Cynthia Westfall’s book, Paul and Gender: Reclaiming the Apostle’s Vision for Men and Women in Christ, aims to provide a fresh reading of the issues surrounding important passages in Paul’s letters, and in so doing the book makes a significant scholarly contribution to the gender role debate.
Schreiner says that the “distinctiveness of [Westfall’s] approach and the wide lens by which she approaches the matter makes her book a significant achievement.” Ultimately, however, “her own interpretation of key texts fails to persuade,” he writes.
The review features a chapter-by-chapter summary of the book, and interaction on issues surrounding key texts like 1 Corinthians 11:2-16 and 1 Timothy 2:11-15.
I have the highest respect and regard for Westfall and consider her approach constructive and correct, in many respects. Placing the discussion in its larger historical, cultural, literary, and theological context is illuminating and insightful. Her reading of veiling in 1 Corinthians 11 is fascinating and quite creative. I also found her interpretation of the role of the husband in Ephesians 5 to be fresh and stimulating. I have taken time to sketch in her book because it represents in many ways a fresh reading, and complementarians must not ignore what she says.
Schreiner concludes, however:
Sometimes her reconstruction of the text overrides the flow of argument in the text and departs from the text to make her case. Traditional readings have sometimes been used as a power play, but she wrongly concludes that this is the only motivation. Even if complementarians are wrong, many of them (probably most of them) want to faithfully obey what they understand scripture to teach. And they are persuaded that there are role differences in the church and in the home between men and women, and that such role differences do not deny that women are equally created in God’s image (Gen 1:26–27), that they have equal worth, value, and dignity, that they have equal access to salvation (Gal 3:28), and that they are equally coheirs of the grace of life (1 Pet 3:7).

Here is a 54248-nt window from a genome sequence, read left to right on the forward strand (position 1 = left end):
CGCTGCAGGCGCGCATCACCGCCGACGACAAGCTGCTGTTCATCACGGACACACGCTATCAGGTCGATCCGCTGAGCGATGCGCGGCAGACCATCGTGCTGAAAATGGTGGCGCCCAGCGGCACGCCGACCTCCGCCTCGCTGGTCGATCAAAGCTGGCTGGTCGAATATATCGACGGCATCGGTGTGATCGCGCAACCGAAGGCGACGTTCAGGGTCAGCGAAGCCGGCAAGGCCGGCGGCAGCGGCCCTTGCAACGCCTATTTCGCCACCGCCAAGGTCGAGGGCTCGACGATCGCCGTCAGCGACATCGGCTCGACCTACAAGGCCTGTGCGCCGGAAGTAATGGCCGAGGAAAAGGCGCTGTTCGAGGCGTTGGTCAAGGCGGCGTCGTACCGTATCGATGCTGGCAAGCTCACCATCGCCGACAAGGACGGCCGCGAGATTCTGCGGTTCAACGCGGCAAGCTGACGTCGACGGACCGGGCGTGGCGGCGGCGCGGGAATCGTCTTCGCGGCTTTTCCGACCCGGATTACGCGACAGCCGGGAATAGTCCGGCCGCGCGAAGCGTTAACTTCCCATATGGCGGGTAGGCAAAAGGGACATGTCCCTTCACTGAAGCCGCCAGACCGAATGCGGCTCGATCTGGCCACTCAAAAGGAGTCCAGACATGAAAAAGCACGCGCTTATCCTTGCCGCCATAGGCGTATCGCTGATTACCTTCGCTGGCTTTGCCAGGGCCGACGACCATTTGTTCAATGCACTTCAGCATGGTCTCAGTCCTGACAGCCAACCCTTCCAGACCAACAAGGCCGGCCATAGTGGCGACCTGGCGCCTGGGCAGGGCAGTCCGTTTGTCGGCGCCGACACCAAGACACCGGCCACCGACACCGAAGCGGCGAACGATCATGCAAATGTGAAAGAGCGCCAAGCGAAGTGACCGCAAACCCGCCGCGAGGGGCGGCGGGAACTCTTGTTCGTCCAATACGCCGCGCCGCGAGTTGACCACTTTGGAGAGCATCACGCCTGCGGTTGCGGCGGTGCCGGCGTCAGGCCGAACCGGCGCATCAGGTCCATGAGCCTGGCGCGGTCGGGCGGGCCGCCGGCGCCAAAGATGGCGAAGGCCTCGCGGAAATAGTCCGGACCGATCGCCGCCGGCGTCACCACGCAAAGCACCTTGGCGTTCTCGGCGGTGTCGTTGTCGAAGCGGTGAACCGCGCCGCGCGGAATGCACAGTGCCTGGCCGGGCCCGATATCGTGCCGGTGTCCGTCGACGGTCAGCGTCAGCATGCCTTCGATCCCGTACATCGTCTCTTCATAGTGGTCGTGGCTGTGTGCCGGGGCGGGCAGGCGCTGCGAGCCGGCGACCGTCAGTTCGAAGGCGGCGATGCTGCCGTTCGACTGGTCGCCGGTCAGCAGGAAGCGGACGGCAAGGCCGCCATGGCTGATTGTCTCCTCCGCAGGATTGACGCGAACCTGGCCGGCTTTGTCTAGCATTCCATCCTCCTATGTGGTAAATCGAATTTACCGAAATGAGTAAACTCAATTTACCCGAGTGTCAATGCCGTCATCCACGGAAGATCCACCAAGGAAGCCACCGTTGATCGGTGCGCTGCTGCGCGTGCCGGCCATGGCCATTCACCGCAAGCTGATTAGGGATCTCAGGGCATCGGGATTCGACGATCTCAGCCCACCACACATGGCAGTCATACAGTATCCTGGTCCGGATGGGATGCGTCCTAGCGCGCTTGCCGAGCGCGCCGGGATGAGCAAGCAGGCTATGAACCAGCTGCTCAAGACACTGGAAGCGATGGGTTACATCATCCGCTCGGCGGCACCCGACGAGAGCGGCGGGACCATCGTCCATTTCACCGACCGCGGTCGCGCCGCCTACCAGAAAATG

Schreiner’s review is – in typical form – thorough, charitable, and clarifying. We encourage you to read it in its entirety.
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